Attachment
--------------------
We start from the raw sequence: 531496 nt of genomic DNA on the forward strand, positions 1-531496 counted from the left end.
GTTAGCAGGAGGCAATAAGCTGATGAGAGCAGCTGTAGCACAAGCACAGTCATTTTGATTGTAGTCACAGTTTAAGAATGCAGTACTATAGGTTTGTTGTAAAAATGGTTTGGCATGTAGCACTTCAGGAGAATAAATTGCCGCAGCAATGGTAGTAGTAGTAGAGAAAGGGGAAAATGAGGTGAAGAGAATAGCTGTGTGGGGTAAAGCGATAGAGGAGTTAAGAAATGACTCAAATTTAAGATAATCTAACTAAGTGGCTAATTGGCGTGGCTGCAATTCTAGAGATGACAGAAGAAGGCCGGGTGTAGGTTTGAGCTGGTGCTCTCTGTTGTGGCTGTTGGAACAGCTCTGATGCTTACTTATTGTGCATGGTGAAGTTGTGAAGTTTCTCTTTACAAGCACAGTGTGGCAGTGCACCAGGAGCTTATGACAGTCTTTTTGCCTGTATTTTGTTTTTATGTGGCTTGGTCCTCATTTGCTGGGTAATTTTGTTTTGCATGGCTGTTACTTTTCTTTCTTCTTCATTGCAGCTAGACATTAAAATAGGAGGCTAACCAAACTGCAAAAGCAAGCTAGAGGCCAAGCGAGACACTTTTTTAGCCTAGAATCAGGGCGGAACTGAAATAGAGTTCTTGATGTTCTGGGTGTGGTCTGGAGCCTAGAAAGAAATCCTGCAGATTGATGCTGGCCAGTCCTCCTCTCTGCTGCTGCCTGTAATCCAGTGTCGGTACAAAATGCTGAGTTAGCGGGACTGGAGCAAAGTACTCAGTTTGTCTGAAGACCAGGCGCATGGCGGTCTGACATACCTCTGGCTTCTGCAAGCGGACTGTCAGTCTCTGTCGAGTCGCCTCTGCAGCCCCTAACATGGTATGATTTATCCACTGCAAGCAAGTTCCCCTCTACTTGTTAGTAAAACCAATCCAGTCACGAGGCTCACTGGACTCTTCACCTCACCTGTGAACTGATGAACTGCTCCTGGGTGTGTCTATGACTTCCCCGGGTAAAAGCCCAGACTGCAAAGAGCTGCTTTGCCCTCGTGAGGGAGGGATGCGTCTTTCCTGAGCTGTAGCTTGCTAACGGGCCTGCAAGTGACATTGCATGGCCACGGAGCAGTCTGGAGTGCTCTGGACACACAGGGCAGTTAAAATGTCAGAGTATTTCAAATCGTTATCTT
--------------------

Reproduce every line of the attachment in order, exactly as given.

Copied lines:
We start from the raw sequence: 531496 nt of genomic DNA on the forward strand, positions 1-531496 counted from the left end.
GTTAGCAGGAGGCAATAAGCTGATGAGAGCAGCTGTAGCACAAGCACAGTCATTTTGATTGTAGTCACAGTTTAAGAATGCAGTACTATAGGTTTGTTGTAAAAATGGTTTGGCATGTAGCACTTCAGGAGAATAAATTGCCGCAGCAATGGTAGTAGTAGTAGAGAAAGGGGAAAATGAGGTGAAGAGAATAGCTGTGTGGGGTAAAGCGATAGAGGAGTTAAGAAATGACTCAAATTTAAGATAATCTAACTAAGTGGCTAATTGGCGTGGCTGCAATTCTAGAGATGACAGAAGAAGGCCGGGTGTAGGTTTGAGCTGGTGCTCTCTGTTGTGGCTGTTGGAACAGCTCTGATGCTTACTTATTGTGCATGGTGAAGTTGTGAAGTTTCTCTTTACAAGCACAGTGTGGCAGTGCACCAGGAGCTTATGACAGTCTTTTTGCCTGTATTTTGTTTTTATGTGGCTTGGTCCTCATTTGCTGGGTAATTTTGTTTTGCATGGCTGTTACTTTTCTTTCTTCTTCATTGCAGCTAGACATTAAAATAGGAGGCTAACCAAACTGCAAAAGCAAGCTAGAGGCCAAGCGAGACACTTTTTTAGCCTAGAATCAGGGCGGAACTGAAATAGAGTTCTTGATGTTCTGGGTGTGGTCTGGAGCCTAGAAAGAAATCCTGCAGATTGATGCTGGCCAGTCCTCCTCTCTGCTGCTGCCTGTAATCCAGTGTCGGTACAAAATGCTGAGTTAGCGGGACTGGAGCAAAGTACTCAGTTTGTCTGAAGACCAGGCGCATGGCGGTCTGACATACCTCTGGCTTCTGCAAGCGGACTGTCAGTCTCTGTCGAGTCGCCTCTGCAGCCCCTAACATGGTATGATTTATCCACTGCAAGCAAGTTCCCCTCTACTTGTTAGTAAAACCAATCCAGTCACGAGGCTCACTGGACTCTTCACCTCACCTGTGAACTGATGAACTGCTCCTGGGTGTGTCTATGACTTCCCCGGGTAAAAGCCCAGACTGCAAAGAGCTGCTTTGCCCTCGTGAGGGAGGGATGCGTCTTTCCTGAGCTGTAGCTTGCTAACGGGCCTGCAAGTGACATTGCATGGCCACGGAGCAGTCTGGAGTGCTCTGGACACACAGGGCAGTTAAAATGTCAGAGTATTTCAAATCGTTATCTT